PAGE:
|Publication number||US5307985 A|
|Application number||US 07/986,424|
|Publication date||May 3, 1994|
|Filing date||Dec 4, 1992|
|Priority date||Dec 17, 1991|
|Also published as||CA2085439A1, DE69212448D1, DE69212448T2, EP0547941A1, EP0547941B1|
|Publication number||07986424, 986424, US 5307985 A, US 5307985A, US-A-5307985, US5307985 A, US5307985A|
|Original Assignee||Societe De Constructions De Materiel Metallique Et Electrique|
|Export Citation||BiBTeX, EndNote, RefMan|
|Patent Citations (12), Referenced by (22), Classifications (12), Legal Events (6)|
|External Links: USPTO, USPTO Assignment, Espacenet|
This invention relates to containers and a process for their manufacture. The invention relates particularly to containers used in the food industry, especially tins or boat-shaped receptacles, or "boats", but is also relates to any other container intended to contain articles which, following pasteurization or sterilization or some other heat treatment, must be protected from any risk of contamination.
By virtue of the container according to the invention, pasteurization and sterilization can be effected directly in the container presented to the consumer, without decantation or handling. The process for the manufacture of the container requires only relatively simple equipment, and no special apparatus is required when it is used during filling. The foods contained in the container are preserved better than hitherto, especially with respect to their colour.
The gastight container including contents according to the invention is characterized in that its upper part, together with an element integral therewith, defines a housing for receiving a solid substance having a melting point between 65° C. and 150° C., which communicates with the interior of the container by means of a first orifice and with the exterior by means of a second orifice closed by the solid substance.
The empty container, i.e. before filling then heating, is characterized in that its upper part, together with an element integral therewith, defines a housing for receiving a solid substance having a melting point between 65° C. and 150° C., which communicates with the interior of the container by means of a first orifice and with the exterior by means of a second orifice freed by the solid substance.
The process for the manufacture of this container consists in ensuring that a substance having a melting point between 65° C. and 150° C. is situated in a housing defined in the upper part of a container and communicating with the interior of the container by means of a first orifice and with the exterior by means of a second orifice, in heating the container and its housing to a temperature at least equal to the melting point of the substance for 5 to 90 minutes, then in cooling the substance to a temperature lower than its melting point more rapidly than the remainder of the container and its contents, then in cooling the remainder of the container and its contents to a temperature lower than or equal to the ambient temperature.
When the container and its housing are heated to a temperature higher than the melting point of the substance, the latter melts and the contents of the container release gases and steam which create excess pressure in the interior of the container with respect to the exterior. This excess pressure prevents the substance which has become liquid from penetrating into the interior of the container through the first orifice and forces the substance at least partially back into the second orifice. Nevertheless, the substance does not close the second orifice at this stage, so that the steam and the gases from the interior of the container can escape through this second orifice. This therefore means that it is possible to effect boiling, pasteurization or sterilization with no risk of explosion of the container. Once this heating has been completed, premature rapid localized cooling of the substance to a temperature lower than its melting point, while the remainder of the container and its contents remain essentially at the temperature to which they have just been brought, results in rapid solidification of the substance in the housing and in the second orifice, some of the substance moreover even forming a rim having a cross section greater than that of the second orifice at the outlet of the latter, so that the substance is virtually riveted to the container, thereby ensuring perfect sealing thereof. When the container and its contents are cooled to a temperature lower than or equal to the ambient temperature, e.g. to -4° C., or even to freezing point, the solid substance remains in place in the second orifice, containing to ensure sealing. By virtue of the container according to the invention and the process for its manufacture, it is therefore possible to close the tin in a sealed manner just after the gases and the steam which must escape therefrom have done so, this being effected automatically without requiring any kind of handling.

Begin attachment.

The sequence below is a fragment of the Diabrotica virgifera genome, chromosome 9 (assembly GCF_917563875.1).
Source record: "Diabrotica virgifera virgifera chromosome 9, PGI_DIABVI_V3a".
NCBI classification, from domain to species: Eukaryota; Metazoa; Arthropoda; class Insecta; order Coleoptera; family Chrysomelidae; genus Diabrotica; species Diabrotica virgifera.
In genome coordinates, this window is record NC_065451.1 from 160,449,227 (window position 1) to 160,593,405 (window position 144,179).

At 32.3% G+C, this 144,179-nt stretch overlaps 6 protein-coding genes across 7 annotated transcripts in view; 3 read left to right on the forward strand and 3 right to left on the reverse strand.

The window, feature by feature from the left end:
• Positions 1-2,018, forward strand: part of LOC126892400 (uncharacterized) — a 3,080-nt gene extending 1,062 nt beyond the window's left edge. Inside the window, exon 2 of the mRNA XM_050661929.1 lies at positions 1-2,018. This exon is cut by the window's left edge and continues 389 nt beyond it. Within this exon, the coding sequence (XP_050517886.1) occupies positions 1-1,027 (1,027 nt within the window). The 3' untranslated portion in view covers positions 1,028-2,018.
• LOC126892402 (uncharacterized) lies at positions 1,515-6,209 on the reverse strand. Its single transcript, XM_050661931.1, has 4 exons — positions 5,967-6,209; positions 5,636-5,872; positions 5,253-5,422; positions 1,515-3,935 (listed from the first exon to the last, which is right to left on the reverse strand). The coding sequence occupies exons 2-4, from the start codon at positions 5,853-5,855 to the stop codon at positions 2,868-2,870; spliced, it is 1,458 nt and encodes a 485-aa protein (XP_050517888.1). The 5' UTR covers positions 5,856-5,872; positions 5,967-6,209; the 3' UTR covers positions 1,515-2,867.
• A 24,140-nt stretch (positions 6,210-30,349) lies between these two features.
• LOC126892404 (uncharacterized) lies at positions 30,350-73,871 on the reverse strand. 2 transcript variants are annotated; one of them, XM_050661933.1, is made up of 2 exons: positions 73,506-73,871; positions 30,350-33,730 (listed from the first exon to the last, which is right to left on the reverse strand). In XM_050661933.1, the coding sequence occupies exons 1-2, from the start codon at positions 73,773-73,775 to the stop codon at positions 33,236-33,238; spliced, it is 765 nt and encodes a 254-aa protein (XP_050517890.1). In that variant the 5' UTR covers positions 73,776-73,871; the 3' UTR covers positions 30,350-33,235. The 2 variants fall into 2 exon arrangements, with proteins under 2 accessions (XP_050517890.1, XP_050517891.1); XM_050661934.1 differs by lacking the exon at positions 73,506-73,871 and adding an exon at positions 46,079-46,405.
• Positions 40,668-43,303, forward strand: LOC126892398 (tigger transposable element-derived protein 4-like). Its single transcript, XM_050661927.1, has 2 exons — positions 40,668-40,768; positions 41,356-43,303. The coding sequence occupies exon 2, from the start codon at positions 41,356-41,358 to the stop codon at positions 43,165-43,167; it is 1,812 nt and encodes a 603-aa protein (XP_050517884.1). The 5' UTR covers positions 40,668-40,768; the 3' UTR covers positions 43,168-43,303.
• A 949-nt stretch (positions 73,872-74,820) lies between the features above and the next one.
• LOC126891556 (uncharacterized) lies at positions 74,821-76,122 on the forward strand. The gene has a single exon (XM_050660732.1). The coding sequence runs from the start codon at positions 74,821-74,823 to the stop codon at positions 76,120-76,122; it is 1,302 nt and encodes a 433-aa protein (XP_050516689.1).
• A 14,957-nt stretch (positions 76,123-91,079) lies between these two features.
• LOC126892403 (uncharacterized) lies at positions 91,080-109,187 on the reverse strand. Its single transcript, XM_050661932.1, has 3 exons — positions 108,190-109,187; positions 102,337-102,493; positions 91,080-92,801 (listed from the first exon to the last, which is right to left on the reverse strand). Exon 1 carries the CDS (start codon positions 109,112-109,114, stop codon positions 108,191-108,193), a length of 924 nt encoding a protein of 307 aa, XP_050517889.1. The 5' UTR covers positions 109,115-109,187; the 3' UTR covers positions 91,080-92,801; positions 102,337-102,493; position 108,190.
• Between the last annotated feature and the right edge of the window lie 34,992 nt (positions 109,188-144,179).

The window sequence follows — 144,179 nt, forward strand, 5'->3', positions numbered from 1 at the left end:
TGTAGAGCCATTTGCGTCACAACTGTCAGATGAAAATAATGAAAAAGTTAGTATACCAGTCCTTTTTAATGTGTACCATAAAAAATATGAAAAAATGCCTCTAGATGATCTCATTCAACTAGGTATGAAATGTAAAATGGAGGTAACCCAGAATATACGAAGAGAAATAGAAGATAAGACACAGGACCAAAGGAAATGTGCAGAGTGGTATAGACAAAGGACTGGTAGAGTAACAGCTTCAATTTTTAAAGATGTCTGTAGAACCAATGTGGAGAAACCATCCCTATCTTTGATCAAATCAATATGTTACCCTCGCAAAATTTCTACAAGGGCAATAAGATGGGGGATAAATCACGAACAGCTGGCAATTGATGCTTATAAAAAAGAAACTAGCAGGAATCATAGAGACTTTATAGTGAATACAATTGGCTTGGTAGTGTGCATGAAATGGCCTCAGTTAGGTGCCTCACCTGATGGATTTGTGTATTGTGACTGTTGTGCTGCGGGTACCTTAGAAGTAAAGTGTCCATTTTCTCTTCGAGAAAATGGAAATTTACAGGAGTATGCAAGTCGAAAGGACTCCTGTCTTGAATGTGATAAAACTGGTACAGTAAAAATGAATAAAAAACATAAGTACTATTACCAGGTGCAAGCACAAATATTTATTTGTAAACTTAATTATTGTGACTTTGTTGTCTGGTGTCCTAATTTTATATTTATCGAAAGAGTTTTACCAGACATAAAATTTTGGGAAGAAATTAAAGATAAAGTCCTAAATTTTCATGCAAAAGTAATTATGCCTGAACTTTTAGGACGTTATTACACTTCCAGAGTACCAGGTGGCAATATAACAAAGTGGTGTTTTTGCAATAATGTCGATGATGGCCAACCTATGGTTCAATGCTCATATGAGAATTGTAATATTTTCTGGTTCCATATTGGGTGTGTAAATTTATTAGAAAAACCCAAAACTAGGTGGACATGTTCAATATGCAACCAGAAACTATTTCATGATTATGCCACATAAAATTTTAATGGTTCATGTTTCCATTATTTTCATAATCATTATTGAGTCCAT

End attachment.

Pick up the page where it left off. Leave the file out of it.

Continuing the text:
In order to ensure that the gases can escape through the second orifice during the heat treatment, such as pasteurization or sterilization, i.e. while the latter is beginning to be filled with the substance, it is very advantageous for the second orifice to have a circular cross section so that the substance begins to cover the inner wall thereof, beginning to leave towards the exterior while still leaving a passage for the gases and the steam. Good results are obtained to this end when the second orifice has a diameter between 0.7 and 2 mm.
The substance is, inter alia, a hot-melt adhesive used in a quantity of 10 to 100 mg according to the heat treatment temperature corresponding to pasteurization and sterilization or boiling. Hot-melt food adhesives can be used, inter alia, as the hot-melt adhesive, in the viscosities given hereinafter.